Robert Niles posted a list of 8 things journalism students should demand from their journalism schools. Included on that this was “a place to hack”
Online is becoming the dominant news publish medium. And online publishing will not look the way it does today 10 years from now, just as it looks little now like it did 10 years ago. Students need forums in which to explore and test their interactive publishing skills. They need sandboxes in which to play.
While traditional syllabi train students in established story forms, students must demand time and access to explore emerging forms, in social media and whatever else they might dream up. Hacking isn’t simply programming; it’s an attitude that encourages people to find new uses for old forms. That’s something journalism desperately needs. If a school doesn’t provide those opportunities for its students, they must demand it.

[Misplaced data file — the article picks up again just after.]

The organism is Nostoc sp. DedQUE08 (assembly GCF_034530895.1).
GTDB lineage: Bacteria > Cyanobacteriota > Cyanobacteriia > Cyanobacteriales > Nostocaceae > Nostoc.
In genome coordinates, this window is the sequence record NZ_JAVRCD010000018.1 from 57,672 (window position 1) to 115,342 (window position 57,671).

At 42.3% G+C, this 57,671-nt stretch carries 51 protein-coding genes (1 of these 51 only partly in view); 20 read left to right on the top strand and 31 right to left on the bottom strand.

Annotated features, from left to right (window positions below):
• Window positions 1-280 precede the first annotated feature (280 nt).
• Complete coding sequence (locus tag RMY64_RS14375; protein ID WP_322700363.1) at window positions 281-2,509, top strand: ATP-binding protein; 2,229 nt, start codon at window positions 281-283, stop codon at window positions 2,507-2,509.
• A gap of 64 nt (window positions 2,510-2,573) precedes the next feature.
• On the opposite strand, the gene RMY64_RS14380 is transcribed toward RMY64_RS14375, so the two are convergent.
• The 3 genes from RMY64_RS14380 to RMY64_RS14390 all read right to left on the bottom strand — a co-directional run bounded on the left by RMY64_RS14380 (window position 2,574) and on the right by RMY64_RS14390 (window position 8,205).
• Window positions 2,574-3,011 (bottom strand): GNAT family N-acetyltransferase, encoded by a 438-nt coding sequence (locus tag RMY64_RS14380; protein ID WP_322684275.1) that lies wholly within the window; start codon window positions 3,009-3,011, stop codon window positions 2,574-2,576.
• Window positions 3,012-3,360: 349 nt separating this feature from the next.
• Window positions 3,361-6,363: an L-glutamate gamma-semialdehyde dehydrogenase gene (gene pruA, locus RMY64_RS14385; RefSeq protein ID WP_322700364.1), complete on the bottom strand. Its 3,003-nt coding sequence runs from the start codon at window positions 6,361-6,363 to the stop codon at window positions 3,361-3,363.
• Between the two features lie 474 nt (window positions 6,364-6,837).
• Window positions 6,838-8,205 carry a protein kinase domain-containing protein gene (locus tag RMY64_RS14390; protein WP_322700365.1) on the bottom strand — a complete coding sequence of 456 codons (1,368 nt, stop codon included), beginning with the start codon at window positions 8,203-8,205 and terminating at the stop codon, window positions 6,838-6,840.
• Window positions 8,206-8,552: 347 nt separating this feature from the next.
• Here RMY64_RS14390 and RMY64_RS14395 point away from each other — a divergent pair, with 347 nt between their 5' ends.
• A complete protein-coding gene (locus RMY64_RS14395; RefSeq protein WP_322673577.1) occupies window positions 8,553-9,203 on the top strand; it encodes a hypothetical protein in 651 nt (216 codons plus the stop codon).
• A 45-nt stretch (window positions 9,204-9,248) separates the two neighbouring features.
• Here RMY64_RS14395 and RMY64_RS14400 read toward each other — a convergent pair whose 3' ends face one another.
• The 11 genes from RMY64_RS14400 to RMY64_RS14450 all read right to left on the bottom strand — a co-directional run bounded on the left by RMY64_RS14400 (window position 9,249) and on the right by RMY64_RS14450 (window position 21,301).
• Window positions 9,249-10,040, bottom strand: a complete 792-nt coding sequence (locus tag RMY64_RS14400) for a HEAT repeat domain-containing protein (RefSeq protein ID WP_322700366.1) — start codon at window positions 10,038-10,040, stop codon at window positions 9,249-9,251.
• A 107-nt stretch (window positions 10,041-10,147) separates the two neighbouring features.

This is the tricky one on Niles’ list, but I think the most important one. Here’s the question: What does “a place to hack” mean to you?
For me, it means kindergarten-like unstructured time to play with journalism tools (new and old). Of course, because this is school, you have to justify what you’re doing somehow, maybe by narrating your work as you go and having some sort of reflection on whatever the final result is.